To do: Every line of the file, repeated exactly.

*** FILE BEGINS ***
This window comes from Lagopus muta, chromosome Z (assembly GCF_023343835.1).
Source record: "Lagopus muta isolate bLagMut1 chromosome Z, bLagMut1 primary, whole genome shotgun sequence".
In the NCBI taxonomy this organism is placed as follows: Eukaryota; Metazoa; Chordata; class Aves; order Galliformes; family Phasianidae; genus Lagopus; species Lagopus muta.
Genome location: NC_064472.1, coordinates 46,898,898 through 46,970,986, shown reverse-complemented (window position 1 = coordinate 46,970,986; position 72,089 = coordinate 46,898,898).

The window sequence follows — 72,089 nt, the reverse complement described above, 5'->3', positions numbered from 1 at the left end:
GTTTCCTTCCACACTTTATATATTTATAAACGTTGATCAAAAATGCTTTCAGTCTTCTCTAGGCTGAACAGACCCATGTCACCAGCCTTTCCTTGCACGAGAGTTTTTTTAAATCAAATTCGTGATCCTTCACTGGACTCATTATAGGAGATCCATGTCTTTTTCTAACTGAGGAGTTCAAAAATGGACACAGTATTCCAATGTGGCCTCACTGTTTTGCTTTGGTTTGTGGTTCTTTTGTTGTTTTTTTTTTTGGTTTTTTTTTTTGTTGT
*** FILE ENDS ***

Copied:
This window comes from Lagopus muta, chromosome Z (assembly GCF_023343835.1).
Source record: "Lagopus muta isolate bLagMut1 chromosome Z, bLagMut1 primary, whole genome shotgun sequence".
In the NCBI taxonomy this organism is placed as follows: Eukaryota; Metazoa; Chordata; class Aves; order Galliformes; family Phasianidae; genus Lagopus; species Lagopus muta.
Genome location: NC_064472.1, coordinates 46,898,898 through 46,970,986, shown reverse-complemented (window position 1 = coordinate 46,970,986; position 72,089 = coordinate 46,898,898).

The window sequence follows — 72,089 nt, the reverse complement described above, 5'->3', positions numbered from 1 at the left end:
GTTTCCTTCCACACTTTATATATTTATAAACGTTGATCAAAAATGCTTTCAGTCTTCTCTAGGCTGAACAGACCCATGTCACCAGCCTTTCCTTGCACGAGAGTTTTTTTAAATCAAATTCGTGATCCTTCACTGGACTCATTATAGGAGATCCATGTCTTTTTCTAACTGAGGAGTTCAAAAATGGACACAGTATTCCAATGTGGCCTCACTGTTTTGCTTTGGTTTGTGGTTCTTTTGTTGTTTTTTTTTTTGGTTTTTTTTTTTGTTGT